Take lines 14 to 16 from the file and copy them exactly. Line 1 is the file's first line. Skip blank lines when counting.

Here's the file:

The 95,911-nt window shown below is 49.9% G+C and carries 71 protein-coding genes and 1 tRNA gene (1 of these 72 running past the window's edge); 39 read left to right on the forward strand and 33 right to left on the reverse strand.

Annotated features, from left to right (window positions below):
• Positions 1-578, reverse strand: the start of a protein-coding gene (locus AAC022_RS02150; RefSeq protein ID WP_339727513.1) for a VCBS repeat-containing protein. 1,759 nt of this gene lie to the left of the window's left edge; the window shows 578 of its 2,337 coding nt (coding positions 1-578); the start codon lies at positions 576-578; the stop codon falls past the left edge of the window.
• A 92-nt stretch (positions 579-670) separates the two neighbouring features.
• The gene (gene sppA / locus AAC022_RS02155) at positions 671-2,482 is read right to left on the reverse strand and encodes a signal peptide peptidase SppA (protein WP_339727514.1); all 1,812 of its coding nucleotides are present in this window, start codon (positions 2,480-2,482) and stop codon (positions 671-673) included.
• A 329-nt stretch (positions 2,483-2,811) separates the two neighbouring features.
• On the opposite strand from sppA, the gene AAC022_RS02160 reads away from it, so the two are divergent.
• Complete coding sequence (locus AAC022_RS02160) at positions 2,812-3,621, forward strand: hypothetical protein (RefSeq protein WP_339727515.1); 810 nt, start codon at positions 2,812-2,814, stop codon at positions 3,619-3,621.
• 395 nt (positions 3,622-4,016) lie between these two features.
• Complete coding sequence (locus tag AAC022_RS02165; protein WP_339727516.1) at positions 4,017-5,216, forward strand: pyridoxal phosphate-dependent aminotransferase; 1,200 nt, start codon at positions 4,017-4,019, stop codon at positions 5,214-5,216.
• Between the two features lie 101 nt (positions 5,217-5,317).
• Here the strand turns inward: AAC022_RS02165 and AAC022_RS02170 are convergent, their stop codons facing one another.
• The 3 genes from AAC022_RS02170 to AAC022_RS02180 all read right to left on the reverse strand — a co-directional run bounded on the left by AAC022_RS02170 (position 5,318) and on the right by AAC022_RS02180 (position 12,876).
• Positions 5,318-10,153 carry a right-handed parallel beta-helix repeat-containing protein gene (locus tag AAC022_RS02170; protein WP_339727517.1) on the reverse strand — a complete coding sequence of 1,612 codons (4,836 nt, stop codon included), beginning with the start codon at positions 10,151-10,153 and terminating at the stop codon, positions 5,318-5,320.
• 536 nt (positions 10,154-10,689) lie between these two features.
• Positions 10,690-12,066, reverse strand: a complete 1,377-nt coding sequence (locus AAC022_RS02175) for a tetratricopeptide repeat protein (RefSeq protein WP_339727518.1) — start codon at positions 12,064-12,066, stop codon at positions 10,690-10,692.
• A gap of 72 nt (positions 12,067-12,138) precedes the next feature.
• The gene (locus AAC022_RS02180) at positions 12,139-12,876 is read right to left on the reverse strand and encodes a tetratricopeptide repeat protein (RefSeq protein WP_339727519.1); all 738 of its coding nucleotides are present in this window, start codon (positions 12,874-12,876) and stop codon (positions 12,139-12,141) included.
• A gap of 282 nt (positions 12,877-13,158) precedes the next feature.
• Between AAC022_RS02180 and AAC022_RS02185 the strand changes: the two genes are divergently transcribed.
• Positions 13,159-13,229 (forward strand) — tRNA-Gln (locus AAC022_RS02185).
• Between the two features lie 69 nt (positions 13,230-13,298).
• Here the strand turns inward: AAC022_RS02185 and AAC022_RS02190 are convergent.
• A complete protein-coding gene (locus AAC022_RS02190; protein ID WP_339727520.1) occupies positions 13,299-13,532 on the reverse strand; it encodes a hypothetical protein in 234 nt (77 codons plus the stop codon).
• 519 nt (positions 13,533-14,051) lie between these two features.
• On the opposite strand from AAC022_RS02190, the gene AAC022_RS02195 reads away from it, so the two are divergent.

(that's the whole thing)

• Positions 5,318-10,153 carry a right-handed parallel beta-helix repeat-containing protein gene (locus tag AAC022_RS02170; protein WP_339727517.1) on the reverse strand — a complete coding sequence of 1,612 codons (4,836 nt, stop codon included), beginning with the start codon at positions 10,151-10,153 and terminating at the stop codon, positions 5,318-5,320.
• 536 nt (positions 10,154-10,689) lie between these two features.
• Positions 10,690-12,066, reverse strand: a complete 1,377-nt coding sequence (locus AAC022_RS02175) for a tetratricopeptide repeat protein (RefSeq protein WP_339727518.1) — start codon at positions 12,064-12,066, stop codon at positions 10,690-10,692.